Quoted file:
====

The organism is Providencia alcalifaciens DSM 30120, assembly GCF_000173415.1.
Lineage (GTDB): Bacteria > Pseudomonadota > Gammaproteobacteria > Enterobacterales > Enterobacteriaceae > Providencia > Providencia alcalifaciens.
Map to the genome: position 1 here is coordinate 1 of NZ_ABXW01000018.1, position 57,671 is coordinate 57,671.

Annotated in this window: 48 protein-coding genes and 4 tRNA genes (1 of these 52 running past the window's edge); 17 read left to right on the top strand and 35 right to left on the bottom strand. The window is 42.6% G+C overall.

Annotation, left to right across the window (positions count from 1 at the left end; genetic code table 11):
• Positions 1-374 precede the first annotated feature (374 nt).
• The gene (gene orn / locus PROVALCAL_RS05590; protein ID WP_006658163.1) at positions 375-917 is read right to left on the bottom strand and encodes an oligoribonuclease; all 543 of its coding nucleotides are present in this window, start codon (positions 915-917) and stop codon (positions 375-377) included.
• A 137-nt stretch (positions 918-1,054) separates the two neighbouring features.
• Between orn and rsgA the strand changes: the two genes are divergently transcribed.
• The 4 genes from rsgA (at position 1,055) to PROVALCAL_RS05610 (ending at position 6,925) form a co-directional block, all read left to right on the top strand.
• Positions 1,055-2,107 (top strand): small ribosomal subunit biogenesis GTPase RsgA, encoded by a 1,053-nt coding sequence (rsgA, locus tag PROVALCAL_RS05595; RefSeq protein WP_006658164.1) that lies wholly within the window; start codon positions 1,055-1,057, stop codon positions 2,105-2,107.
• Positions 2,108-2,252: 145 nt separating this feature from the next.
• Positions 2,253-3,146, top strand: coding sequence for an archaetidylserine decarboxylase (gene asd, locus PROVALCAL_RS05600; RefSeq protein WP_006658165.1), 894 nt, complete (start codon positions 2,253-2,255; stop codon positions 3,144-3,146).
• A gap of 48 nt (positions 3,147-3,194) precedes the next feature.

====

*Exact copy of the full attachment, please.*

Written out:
The organism is Providencia alcalifaciens DSM 30120, assembly GCF_000173415.1.
Lineage (GTDB): Bacteria > Pseudomonadota > Gammaproteobacteria > Enterobacterales > Enterobacteriaceae > Providencia > Providencia alcalifaciens.
Map to the genome: position 1 here is coordinate 1 of NZ_ABXW01000018.1, position 57,671 is coordinate 57,671.

Annotated in this window: 48 protein-coding genes and 4 tRNA genes (1 of these 52 running past the window's edge); 17 read left to right on the top strand and 35 right to left on the bottom strand. The window is 42.6% G+C overall.

Annotation, left to right across the window (positions count from 1 at the left end; genetic code table 11):
• Positions 1-374 precede the first annotated feature (374 nt).
• The gene (gene orn / locus PROVALCAL_RS05590; protein ID WP_006658163.1) at positions 375-917 is read right to left on the bottom strand and encodes an oligoribonuclease; all 543 of its coding nucleotides are present in this window, start codon (positions 915-917) and stop codon (positions 375-377) included.
• A 137-nt stretch (positions 918-1,054) separates the two neighbouring features.
• Between orn and rsgA the strand changes: the two genes are divergently transcribed.
• The 4 genes from rsgA (at position 1,055) to PROVALCAL_RS05610 (ending at position 6,925) form a co-directional block, all read left to right on the top strand.
• Positions 1,055-2,107 (top strand): small ribosomal subunit biogenesis GTPase RsgA, encoded by a 1,053-nt coding sequence (rsgA, locus tag PROVALCAL_RS05595; RefSeq protein WP_006658164.1) that lies wholly within the window; start codon positions 1,055-1,057, stop codon positions 2,105-2,107.
• Positions 2,108-2,252: 145 nt separating this feature from the next.
• Positions 2,253-3,146, top strand: coding sequence for an archaetidylserine decarboxylase (gene asd, locus PROVALCAL_RS05600; RefSeq protein WP_006658165.1), 894 nt, complete (start codon positions 2,253-2,255; stop codon positions 3,144-3,146).
• A gap of 48 nt (positions 3,147-3,194) precedes the next feature.